That's what I would tell anyone who dreams of being a writer — whether they want to write novels, create curriculum, or do something else with words.
The best way to start is by doing piecework. Write for magazines, websites, and other publications, and you'll begin to understand what the life of a writer really entails.
Here's why that's important:
It's great practice
Years of feature writing for magazines and websites was the best way I could practice for my first book. It taught me how to meet a deadline, work with an editor, and be humble about my work — all of which are needed for a writing career.
It doesn't matter if you're a future novelist, nonfiction author, or journalist. Writing short-form pieces prepares you for long-form. This is a great alternative to endlessly working on multiple drafts of your book and letting it sit in a drawer for years.
As my friend Marion Roach Smith says, you need to “write for real.”
Writers, when they're beginning, have two diseases: neurotically believing they have no potential and, at the same time, thinking better than they really are.
Nothing will bring you back to reality more quickly than red markup on an article you spent dozens of hours working on.
If you're going to be good — really good — you need to be humbled. It's hard but healthy. A little criticism will ultimately make you better. If you don't experience this, you're probably hiding.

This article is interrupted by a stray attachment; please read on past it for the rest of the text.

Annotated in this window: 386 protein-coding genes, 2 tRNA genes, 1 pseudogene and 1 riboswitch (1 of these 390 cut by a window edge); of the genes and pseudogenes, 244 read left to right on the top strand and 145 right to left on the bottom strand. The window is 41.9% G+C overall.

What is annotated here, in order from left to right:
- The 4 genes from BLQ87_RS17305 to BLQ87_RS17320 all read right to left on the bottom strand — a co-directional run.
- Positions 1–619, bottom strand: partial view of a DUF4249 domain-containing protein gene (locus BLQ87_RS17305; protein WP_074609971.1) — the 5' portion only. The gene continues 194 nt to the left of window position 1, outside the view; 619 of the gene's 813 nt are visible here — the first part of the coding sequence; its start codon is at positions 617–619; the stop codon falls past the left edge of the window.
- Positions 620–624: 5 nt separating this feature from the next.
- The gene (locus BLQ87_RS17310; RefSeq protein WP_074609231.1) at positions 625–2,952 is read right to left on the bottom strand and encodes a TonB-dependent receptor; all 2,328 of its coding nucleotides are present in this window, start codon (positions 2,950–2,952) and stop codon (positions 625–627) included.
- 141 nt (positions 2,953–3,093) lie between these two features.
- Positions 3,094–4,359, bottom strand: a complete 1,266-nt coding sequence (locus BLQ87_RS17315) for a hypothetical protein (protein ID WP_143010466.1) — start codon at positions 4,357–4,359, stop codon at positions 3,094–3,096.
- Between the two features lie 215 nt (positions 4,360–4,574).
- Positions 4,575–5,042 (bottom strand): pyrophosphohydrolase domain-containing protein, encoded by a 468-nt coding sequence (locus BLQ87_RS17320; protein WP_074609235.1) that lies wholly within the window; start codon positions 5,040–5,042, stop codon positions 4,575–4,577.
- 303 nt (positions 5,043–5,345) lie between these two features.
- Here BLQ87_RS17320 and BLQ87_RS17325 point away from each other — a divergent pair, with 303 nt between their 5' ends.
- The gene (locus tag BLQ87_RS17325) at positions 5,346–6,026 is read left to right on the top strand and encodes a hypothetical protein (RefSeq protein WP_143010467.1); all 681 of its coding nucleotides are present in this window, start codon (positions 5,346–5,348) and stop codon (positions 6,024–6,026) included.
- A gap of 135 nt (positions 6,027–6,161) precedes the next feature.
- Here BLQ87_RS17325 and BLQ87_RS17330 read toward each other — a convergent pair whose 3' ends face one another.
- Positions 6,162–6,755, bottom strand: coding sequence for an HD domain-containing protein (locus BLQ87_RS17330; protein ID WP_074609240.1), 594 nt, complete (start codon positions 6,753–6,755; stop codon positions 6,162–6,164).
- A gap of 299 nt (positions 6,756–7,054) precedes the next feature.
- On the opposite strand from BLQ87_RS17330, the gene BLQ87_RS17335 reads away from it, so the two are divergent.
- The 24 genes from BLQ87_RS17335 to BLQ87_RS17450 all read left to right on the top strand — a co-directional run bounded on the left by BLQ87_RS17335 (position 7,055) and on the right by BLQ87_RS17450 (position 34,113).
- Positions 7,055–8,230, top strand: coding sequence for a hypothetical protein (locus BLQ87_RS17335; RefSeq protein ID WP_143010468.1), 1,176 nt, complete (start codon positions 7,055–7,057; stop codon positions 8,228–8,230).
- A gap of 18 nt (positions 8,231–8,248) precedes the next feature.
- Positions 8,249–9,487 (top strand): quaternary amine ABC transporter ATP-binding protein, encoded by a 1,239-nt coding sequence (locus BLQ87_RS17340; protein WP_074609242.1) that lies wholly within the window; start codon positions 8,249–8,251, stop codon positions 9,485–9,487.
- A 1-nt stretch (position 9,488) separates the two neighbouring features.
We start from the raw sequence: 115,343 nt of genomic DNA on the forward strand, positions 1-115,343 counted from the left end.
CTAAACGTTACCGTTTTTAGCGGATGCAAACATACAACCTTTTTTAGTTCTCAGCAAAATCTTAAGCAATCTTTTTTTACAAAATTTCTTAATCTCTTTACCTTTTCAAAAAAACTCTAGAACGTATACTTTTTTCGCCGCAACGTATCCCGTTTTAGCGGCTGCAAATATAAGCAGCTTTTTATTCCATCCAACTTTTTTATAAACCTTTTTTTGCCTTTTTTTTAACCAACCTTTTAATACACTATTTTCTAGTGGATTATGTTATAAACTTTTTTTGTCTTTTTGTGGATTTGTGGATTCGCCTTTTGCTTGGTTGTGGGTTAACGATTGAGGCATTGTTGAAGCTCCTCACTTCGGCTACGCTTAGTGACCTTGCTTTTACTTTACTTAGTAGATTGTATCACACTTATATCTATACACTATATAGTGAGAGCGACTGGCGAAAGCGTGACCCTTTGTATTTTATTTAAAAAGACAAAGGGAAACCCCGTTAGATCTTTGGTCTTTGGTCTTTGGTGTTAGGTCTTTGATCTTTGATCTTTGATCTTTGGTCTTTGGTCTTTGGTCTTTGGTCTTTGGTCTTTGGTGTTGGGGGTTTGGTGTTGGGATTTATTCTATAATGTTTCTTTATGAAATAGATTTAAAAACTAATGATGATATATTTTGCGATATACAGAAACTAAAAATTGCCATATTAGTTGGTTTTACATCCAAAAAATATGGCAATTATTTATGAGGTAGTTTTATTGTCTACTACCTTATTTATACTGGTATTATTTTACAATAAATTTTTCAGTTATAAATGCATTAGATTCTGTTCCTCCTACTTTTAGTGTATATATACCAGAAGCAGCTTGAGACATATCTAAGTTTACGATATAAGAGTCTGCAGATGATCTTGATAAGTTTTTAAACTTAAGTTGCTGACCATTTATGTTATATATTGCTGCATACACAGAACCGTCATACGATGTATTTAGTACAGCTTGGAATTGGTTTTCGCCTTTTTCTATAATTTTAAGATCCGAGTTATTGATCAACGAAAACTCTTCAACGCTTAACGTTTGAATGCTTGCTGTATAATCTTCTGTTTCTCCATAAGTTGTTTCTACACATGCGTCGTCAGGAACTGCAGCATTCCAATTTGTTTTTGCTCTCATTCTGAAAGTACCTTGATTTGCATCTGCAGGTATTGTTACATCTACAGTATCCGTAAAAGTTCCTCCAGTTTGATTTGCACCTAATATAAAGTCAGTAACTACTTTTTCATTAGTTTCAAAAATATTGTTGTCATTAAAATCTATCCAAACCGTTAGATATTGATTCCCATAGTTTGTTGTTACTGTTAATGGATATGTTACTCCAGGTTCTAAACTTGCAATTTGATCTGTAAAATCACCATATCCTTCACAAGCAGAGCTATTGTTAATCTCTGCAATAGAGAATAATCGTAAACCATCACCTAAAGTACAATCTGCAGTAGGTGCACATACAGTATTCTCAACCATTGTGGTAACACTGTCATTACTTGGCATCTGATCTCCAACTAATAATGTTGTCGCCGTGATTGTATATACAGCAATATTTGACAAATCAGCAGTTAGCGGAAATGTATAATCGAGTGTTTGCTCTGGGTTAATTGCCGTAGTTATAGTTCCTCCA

But it doesn't always pay well. Nonetheless, writing for magazines teaches you how to manage your time, what you're really worth, and why so many writers complain about being poor.
Still, there's nothing quite like your first check in the mail. It's empowering, validating. You realize you have something to say, and someone else recognizes it, too. What a rush.
How do you get started?
Just begin somewhere — anywhere. Start small and build.
If you read books — and you really should, if you want to be a writer — try submitting reviews to local newspapers, a friend's blog, or a magazine. They don't pay well, but it gets your name in print and can be a step to something bigger.
After that, try doing an interview. If all you have is a blog, use that. You'd be surprised how many stars are willing to talk to you. In the 21st Century, “blogger” is synonymous with “journalist.”
Then, publish online.
Create small wins that build momentum over time. Use a past success to get your foot in the door for a future one.
The secret to getting publishers to notice you is relationship. Once you know them (and they know you), you're “in.” Then, it's a lot easier to get your ideas heard and your words published.
If you're living the romantic life of a writer in your head, it's time to stop dreaming. Start writing. And if you feel like you have nowhere to start, begin where I did: with magazines.